With the advent of summer, Kathmandu valley commences its series of religious festivals with tremendous devotion and participation from the people. One can see a myriad of Gods and Goddesses belonging to different creed, philosophy and denomination worshipped and celebrated in a distinctive fashion. The pulling of the chariots, the masked dances and the towering tea trunks are characteristic features of proclaiming the beloved deities among the Newars, the valley dwellers. Music is also seen as a fundamental aspect of life in the Newar community. Be it a religious or social ceremony, a common sight effortlessly seen is a group of boys, or even girls, strapped with a big barrel-shaped drum parading down the streets beating their instruments. Some might even chance to see a group of men, mostly elders, sitting in a roadside shelter, singing devotional songs to their gods. Such sights are quite common in a Newar neighborhood and it wouldn’t be absurd to say that music is almost ubiquitously present in the day-to-day life of the Newars. But beyond the conspicuous sentiments and sounds of music, there is also the latent presence of a deity that one might not notice readily. He is neither pulled in a chariot nor worshipped as an idol, but is implicitly venerated by notes and rhythm of the music. Known by many names, he is most popular by the name of Nasah Dyah.
Nasah Dyah, also known as Nrityanath and Nateshwara is primarily regarded as the god of music, dance and performing arts. Many people also perceive him to be the god of charm as suggested by the literal meaning of the word Nasah. Hence, he is also revered as the one who blesses people with attributes of being charming, elegant or charismatic; traits that are reasonably worthwhile for anyone, and certainly imperative to those involved in performing arts. Apart from these, there is also an enigmatic and mysterious side to him. Unlike the prevalent culture of idol worshipping, he is venerated in the form of triangular slits, one or three in number, made in the walls of houses or temples. Strangely, these slits are rarely found in a sumptuous temple as is expected of a celebrated deity. Most of these small shrines are found in dark and incapacious corners among the narrow alleys of the traditional neighborhoods. Another peculiarity concerning Nasah Dyah is the tradition of animal sacrifice and offering of alcohol. Considering the fact that many people accept him as Shiva himself, it is radical and surprising to find such rites associated with him.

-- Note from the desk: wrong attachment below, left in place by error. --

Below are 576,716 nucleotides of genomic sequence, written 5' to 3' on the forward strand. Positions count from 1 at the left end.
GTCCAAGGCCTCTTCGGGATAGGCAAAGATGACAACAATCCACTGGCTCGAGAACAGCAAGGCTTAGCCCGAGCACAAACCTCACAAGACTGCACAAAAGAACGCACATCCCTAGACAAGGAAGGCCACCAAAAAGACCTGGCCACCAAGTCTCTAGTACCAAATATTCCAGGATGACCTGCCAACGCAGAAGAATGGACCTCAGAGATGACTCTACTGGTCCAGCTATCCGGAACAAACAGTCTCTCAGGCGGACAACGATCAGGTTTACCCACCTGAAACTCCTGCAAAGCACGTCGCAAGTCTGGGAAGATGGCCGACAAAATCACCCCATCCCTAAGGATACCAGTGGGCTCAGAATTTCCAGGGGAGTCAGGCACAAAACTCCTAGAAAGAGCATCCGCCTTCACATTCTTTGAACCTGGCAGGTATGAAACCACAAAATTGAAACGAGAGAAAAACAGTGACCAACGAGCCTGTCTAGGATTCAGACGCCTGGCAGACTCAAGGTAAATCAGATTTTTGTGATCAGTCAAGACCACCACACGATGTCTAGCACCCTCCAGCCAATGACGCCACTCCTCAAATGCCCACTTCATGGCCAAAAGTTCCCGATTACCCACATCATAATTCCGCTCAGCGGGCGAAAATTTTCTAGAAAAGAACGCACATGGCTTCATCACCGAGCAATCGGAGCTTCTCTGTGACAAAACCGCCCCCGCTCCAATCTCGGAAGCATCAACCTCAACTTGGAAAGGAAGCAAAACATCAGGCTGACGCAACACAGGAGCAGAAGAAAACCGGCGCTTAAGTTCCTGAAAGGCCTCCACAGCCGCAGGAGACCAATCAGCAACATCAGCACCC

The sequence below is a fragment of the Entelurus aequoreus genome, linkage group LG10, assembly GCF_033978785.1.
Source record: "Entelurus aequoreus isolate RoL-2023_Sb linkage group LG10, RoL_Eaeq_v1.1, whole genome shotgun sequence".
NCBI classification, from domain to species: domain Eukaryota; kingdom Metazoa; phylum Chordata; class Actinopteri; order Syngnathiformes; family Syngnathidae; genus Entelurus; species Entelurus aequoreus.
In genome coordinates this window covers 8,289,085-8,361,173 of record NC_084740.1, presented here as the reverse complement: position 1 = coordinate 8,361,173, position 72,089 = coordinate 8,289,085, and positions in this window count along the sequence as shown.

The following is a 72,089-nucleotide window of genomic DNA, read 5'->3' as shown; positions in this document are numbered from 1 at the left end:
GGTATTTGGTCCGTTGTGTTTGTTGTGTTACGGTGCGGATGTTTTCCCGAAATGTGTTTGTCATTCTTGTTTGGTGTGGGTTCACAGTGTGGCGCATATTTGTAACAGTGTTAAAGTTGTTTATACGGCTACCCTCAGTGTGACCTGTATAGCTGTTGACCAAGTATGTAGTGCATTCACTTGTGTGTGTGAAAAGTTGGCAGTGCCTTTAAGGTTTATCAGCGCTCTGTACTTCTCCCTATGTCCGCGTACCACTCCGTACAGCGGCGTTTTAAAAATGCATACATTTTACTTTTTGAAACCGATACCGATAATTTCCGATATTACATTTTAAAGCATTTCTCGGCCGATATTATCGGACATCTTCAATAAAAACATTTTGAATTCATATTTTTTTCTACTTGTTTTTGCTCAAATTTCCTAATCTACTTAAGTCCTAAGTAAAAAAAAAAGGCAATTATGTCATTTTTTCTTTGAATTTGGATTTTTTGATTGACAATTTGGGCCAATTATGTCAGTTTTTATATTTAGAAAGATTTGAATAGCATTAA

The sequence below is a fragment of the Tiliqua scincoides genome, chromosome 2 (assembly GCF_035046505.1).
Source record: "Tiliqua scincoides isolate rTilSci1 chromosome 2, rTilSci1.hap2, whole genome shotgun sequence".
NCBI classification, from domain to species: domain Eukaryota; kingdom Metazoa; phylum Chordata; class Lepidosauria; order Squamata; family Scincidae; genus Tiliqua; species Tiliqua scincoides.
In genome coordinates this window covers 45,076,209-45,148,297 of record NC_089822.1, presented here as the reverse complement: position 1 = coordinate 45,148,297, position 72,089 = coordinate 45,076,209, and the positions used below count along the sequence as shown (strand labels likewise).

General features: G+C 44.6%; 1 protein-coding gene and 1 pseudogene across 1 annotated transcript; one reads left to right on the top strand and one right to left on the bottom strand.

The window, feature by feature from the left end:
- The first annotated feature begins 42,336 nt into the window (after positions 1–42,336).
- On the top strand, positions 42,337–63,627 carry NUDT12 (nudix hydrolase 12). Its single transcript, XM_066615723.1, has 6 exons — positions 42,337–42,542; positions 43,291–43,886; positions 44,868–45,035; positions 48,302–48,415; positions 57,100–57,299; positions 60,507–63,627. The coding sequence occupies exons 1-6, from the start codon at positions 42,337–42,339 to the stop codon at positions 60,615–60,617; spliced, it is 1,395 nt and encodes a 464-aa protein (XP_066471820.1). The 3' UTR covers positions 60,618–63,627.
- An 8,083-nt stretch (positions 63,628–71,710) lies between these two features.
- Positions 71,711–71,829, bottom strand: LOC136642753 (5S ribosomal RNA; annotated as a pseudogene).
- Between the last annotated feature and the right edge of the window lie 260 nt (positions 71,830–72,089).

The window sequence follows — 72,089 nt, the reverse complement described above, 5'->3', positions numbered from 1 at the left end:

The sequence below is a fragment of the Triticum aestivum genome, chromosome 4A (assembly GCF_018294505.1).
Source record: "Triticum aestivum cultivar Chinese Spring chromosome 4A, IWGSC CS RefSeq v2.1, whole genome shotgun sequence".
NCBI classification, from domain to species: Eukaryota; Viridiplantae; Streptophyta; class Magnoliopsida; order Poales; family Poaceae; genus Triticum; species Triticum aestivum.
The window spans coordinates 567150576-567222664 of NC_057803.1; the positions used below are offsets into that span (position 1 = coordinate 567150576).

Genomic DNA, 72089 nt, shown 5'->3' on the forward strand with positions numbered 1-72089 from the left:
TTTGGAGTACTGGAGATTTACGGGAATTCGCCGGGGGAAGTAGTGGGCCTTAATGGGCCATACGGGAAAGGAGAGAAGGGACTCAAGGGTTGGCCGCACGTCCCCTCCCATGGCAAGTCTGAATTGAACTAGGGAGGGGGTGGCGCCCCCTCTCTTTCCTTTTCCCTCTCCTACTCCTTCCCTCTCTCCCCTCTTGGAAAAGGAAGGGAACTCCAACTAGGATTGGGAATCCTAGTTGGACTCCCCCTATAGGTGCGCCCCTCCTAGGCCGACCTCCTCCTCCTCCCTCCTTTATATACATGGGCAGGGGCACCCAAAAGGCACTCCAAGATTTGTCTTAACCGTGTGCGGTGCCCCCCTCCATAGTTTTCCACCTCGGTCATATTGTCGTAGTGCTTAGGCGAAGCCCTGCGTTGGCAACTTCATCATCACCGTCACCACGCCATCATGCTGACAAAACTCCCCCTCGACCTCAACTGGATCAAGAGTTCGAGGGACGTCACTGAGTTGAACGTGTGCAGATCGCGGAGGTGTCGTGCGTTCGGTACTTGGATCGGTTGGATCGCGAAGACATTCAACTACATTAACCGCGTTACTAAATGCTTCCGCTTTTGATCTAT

With gods and goddesses, there are a number of tales associated, and Nasah Dyah is not an exception either. It is believed that Nasah Dyah first manifested in the hill of Kavilasa at Nuwakot district of Nepal. Once, a ‘Jyapu’, Newari term for a peasant, went there as he heard that a powerful deity was residing there who could grant some siddhis or supernatural powers. But when he reached the hilltop, he found the place deserted except for some animals and ghosts prowling around. He then offered some liquor and Samay Baji, a Newari cuisine, to the supposed deity and asked to come dancing if he wants to eat, but no one answered his call. On a second attempt, he offered some Sya Baji and invoked the god as before but his offerings only attracted a grazing sheep. Seeing the sheep, the ghosts came dancing thinking that they were the ones being invited. The ghosts told the peasant that they don’t eat anything else but flesh and blood. The peasant took it as an order thinking that the ghosts themselves were incapable of slaying the animal. He grabbed the sheep, cut a blood vessel in the neck and squirted the blood unto a piece of cloth. As soon as the blood was offered, Nasah Dyah manifested himself and came dancing in front of the peasant.